the united states between our tax laws and visa policies, they are being forced to invest overseas. that is a shame. >> it is not just immigration issue that hasn't moved swiftly. there hasn't been a ton of things done in congress. you is even more true when look at the telecommunications sector in general. how do you approach washington with knowing there hasn't been a lot of successful legislation on issues you care about most. what is the strategy to get something done, whether it is at an agency or an executive branch? >> i think we have been fairly successful. that happened quickly. we have marketplace fairness to the senate. that is really important legislation that makes it so the brick-and-mortar retailers are the same as on the internet. that is important. there is support for free trade in congress. that is important. everyone, weike want things not to happen. i think it is a matter of sometimes the senate and the asse have as much problem's the republicans. our job is to get them to see this is a national interest year. we have been a supporter of the no labels movement.
CSPAN
Jan 4, 2014 4:00pm EST
california's law applies fully to people who are never charged with an offense and those who are want of probable cause under mcclough lin and gerstein. interests that king identifies can justify taking d.n.a. from these individuals prosecuted being because all of king's interests relate to tracking and monitoring people as they the criminalugh trial. system up to >> counsel, i respect the sincerity of your view, but the reality is. the supreme court said in king that d.n.a. was like fingerprinting. if all of the things that you say about your particular clients are true, they would still nonetheless be fingerprinted and their fingerprints retained in a national data base just like the d.n.a. how do you distinguish that? the court made it very clear several times that d.n.a. and fingerprints are of the same, ilk constitutionally, the only one a more modern technology. >> that is not how i read the case. fingerprints are different than d.n.a. fingerprints tell us nothing about ourselves. d.n.a. is our genetic blueprint. fingerprints have a history of being used to, in the narrow sense of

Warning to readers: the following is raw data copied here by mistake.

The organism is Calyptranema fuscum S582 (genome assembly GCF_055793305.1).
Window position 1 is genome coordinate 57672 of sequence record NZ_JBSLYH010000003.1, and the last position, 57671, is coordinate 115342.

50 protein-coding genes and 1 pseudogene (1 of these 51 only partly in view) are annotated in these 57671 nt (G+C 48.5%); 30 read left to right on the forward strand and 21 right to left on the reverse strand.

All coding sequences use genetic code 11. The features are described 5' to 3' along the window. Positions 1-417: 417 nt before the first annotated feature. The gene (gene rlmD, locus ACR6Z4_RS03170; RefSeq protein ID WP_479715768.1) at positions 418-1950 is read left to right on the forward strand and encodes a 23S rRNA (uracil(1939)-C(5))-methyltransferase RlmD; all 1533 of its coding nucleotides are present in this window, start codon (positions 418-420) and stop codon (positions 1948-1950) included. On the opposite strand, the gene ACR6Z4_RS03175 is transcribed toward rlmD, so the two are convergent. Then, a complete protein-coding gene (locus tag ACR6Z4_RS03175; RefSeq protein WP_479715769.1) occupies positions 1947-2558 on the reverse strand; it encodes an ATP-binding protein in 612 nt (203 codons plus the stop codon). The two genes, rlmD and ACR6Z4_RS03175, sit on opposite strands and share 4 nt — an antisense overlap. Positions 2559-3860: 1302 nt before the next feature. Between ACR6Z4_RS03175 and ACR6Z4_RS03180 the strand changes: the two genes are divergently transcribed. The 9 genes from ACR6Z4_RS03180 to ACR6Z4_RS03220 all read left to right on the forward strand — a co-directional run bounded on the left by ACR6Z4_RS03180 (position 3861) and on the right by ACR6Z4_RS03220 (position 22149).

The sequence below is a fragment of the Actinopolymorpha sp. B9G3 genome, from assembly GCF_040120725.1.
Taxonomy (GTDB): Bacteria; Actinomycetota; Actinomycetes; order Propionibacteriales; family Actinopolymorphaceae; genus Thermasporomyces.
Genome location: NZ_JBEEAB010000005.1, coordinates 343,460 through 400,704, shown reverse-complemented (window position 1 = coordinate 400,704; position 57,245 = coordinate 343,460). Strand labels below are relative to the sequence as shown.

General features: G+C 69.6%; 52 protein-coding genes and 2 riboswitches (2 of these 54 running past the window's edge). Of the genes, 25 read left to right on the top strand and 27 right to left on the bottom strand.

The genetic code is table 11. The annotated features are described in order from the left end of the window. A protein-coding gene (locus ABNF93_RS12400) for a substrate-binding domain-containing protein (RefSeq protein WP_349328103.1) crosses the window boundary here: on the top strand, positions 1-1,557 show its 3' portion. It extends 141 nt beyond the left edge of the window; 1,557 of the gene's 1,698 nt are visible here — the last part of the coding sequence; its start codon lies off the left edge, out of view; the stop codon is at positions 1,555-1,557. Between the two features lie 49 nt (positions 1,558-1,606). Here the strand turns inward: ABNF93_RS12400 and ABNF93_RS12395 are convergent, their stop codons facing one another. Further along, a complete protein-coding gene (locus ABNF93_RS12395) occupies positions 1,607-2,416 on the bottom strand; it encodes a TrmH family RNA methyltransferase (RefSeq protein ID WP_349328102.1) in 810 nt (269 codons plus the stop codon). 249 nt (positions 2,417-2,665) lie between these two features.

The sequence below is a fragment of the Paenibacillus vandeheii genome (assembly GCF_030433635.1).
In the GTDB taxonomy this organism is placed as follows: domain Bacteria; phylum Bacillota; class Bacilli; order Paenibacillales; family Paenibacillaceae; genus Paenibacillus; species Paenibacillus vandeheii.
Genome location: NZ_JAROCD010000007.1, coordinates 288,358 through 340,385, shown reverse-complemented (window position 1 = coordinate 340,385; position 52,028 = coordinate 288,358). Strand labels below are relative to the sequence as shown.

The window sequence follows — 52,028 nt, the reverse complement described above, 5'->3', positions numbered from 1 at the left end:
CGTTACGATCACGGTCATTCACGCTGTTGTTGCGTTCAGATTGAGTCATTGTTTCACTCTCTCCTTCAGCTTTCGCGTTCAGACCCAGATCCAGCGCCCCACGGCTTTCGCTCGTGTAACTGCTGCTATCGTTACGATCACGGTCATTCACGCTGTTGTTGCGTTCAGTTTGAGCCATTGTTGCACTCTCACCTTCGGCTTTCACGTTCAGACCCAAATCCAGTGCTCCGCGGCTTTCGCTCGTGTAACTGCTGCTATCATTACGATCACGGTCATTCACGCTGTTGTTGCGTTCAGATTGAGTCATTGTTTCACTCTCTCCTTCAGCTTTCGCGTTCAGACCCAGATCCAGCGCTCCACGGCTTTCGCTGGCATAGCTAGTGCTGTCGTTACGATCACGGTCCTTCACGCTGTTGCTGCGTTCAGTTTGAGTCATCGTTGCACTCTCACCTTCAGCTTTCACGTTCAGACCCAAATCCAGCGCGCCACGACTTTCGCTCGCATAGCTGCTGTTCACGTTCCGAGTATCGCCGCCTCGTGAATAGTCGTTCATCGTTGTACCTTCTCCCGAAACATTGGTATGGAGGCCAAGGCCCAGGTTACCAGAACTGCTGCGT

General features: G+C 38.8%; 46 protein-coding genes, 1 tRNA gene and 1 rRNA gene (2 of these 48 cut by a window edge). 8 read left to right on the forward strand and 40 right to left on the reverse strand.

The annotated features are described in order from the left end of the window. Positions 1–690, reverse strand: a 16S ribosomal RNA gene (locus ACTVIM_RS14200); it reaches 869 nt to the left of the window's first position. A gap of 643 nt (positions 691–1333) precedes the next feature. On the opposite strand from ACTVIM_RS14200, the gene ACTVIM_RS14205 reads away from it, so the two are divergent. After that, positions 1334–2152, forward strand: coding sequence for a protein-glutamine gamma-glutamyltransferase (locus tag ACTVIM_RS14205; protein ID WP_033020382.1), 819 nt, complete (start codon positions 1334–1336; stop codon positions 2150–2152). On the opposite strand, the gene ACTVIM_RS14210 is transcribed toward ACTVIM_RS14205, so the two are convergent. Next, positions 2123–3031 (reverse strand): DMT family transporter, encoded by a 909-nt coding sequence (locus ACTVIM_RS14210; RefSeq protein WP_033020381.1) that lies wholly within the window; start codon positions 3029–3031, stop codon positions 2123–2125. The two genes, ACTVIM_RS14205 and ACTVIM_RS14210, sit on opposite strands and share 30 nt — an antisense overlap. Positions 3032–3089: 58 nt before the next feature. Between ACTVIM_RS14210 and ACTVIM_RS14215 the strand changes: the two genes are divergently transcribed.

CSPAN
Jan 1, 2014 11:00pm EST
different from king because california's law applies to people who are never charged with an offense d those who are discharged from lack of probable cause. there is nothing that can justify taking d.n.a. from these individuals who are not being prosecuted. king is tracking people as they go through the criminal justice system up through trial. >> counsel, i respect the sincerity of your view but the reality is the supreme court said in king that d.n.a. was like fingerprinting. if all of the things that you say about your particular clients are true, they would still nonetheless be fingerprinted and their finger prints retained in a national data base just like the d.n.a. how do you distinguish that? the court made it very clear several times that d.n.a. and same, rints are of the constitutionally one is a more modern technology. >> that is not how i read the case. .n.a. is different from finger prints. d.n.a. is our genetic blueprint. finker prints have a history of being used to identify people, they do an excellent job of that. people who are arrested can be identified within minute
CSPAN
Jan 2, 2014 12:00pm EST